Extemporaneous speaking

Extemporaneous speaking

Extemporaneous Speaking, also known as "Extemp," is a high school and college speech event in which students speak persuasively about current events. In Extemp, a speaker chooses a question out of three offered, then prepares for thirty minutes with the use of previously prepared articles from magazines, journals and newspapers before speaking for seven minutes on the topic.

Basic Information and Format

The actual speech is delivered without the aid of notes and, at top levels, is a smooth, dynamic performance that incorporates research, background knowledge, humor and opinion. A successful extemp speech has an introduction that catches the listener's attention, introduces the theme of the speech, and answers the question through three, or sometimes two, areas of analysis which develop an answer to the question. The preview of the three or two areas of analysis to come is called the "menu". The conclusion summarizes the speech and ties everything together, relating back to the introduction and body of the speech.

Debate and public speaking (collectively called "Forensics") are generally stratified into novice, or beginning, and varsity, or experienced, levels. A varsity level extemp is expected to cite anywhere from five to ten sources within the speech to substantiate the credibility of the analysis and demonstrate ample preparation. References are often referred to as a "cite" or "citation." Quality sources include newspapers like the New York Times and Christian Science Monitor, magazines like the Economist and Foreign Policy and journals like the Fletcher Forum on World Affairs and Foreign Affairs. Also, on a speech dealing with a certain region's issues, say Africa or the Middle East, it is good to include regional sources as well.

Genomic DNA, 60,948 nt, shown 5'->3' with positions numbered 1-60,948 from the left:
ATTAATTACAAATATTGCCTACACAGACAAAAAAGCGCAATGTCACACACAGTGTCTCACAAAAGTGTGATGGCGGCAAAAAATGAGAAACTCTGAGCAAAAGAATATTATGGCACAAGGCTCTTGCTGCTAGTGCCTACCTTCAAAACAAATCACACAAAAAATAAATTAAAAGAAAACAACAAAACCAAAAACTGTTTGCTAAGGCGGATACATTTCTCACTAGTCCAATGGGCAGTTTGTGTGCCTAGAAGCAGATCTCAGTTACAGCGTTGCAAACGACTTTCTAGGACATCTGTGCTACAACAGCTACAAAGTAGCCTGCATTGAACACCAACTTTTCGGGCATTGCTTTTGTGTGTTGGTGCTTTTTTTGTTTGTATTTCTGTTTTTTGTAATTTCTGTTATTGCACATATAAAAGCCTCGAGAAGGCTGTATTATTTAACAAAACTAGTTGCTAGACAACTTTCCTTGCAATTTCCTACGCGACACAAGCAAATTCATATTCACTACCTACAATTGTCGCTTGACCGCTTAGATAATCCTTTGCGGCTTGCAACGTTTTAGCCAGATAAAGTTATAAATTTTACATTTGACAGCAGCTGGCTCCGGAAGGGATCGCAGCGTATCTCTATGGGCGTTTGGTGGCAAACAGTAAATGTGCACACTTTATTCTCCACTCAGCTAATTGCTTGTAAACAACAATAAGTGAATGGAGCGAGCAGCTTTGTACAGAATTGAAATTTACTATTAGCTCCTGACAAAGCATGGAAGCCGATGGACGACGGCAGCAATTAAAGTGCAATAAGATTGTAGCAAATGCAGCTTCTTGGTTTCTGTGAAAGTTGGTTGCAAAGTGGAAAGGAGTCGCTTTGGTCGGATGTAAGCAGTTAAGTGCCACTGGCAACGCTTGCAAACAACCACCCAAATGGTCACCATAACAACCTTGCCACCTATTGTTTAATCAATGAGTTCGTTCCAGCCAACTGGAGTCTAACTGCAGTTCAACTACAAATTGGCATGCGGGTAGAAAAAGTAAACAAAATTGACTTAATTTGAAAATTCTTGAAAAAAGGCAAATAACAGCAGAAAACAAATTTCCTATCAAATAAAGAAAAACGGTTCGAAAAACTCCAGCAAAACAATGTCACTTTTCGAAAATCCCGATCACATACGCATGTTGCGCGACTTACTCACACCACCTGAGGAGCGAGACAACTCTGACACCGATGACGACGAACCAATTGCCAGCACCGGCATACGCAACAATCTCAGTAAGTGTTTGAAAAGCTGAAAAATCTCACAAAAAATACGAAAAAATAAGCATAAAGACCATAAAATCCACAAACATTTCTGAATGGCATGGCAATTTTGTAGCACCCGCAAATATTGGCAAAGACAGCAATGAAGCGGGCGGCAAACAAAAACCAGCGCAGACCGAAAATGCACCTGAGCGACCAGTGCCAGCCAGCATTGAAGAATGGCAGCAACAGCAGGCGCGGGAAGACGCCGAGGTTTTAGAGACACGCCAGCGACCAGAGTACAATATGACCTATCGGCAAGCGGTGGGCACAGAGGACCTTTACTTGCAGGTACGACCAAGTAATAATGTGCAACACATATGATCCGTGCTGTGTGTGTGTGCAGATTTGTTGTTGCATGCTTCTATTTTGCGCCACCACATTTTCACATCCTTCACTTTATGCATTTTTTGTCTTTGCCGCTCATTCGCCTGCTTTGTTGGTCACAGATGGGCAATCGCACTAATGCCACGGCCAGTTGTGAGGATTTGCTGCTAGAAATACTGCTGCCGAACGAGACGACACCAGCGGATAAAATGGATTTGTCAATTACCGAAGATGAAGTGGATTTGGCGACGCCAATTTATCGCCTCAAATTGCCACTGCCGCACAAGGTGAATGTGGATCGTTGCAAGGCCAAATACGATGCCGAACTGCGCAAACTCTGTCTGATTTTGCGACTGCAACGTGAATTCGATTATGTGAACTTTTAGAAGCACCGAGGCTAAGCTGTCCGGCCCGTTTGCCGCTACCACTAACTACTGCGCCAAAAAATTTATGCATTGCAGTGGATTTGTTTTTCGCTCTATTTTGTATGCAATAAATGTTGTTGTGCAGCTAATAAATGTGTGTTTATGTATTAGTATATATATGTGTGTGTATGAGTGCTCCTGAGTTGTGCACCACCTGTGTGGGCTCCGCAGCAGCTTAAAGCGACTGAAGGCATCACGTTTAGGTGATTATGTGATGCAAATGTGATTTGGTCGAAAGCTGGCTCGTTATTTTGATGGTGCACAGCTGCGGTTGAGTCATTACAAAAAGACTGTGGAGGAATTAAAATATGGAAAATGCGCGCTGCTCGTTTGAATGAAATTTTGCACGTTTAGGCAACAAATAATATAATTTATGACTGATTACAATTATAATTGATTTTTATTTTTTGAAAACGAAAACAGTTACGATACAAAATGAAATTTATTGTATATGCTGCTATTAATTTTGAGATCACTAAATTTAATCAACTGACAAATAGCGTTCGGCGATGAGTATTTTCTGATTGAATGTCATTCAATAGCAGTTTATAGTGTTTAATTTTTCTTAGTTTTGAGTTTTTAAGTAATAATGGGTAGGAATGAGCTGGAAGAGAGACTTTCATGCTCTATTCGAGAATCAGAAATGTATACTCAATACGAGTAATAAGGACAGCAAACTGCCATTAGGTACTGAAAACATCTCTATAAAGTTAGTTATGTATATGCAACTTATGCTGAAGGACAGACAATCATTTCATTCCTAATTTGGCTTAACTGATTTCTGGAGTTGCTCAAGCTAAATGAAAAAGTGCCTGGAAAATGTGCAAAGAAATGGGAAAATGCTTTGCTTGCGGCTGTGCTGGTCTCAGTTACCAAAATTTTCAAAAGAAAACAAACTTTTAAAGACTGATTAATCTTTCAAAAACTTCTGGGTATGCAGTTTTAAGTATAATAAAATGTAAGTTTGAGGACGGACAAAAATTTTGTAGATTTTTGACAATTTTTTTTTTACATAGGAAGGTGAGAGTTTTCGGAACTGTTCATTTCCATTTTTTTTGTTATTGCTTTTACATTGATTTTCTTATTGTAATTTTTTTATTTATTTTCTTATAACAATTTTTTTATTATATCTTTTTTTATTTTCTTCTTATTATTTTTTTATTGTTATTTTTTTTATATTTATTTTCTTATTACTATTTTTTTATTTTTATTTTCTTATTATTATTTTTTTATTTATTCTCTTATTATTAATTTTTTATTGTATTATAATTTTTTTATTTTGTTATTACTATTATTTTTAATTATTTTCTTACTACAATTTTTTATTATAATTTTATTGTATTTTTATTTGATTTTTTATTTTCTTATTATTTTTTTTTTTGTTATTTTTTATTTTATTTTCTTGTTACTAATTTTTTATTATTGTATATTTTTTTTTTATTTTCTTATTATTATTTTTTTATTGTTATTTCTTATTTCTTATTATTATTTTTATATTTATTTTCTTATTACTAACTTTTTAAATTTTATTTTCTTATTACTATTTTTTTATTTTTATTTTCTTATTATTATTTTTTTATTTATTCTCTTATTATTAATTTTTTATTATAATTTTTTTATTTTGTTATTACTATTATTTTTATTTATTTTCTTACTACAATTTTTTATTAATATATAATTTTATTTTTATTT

During the speech, competitors are evaluated by way of comparison to the other speakers in a 'round' of competition. Generally, there are five to eight competitors in a given round. Judges give speakers time signals to help them pace their presentations. Judges rank all students in a room in order, with one being the best and the worst speaker ranked last (sixth, for example in a round of six competitors).

The National Forensics League (NFL), the National Christian Forensics and Communication Association (NCFCA) and the National Catholic Forensics League (CFL) host most Extemp tournaments. Both leagues have a national tournament at the end of every year, with the NFL tournament drawing a larger number of competitors. Northwestern University also hosts the Tournament of Champions in Extemperaneous Speaking each year. Other good national extemp tournaments include the MBA (Montgomery Bell Academy) Round Robin, Harvard University Invitational, George Mason University's Patriot Games, St. Mark's Heart of Texas Invitational, the Glenbrooks in Chicago, and the Barkley Forum at Emory University.

Currently, there are many top extempers in High School throughout the United States

The Different Types of Extemp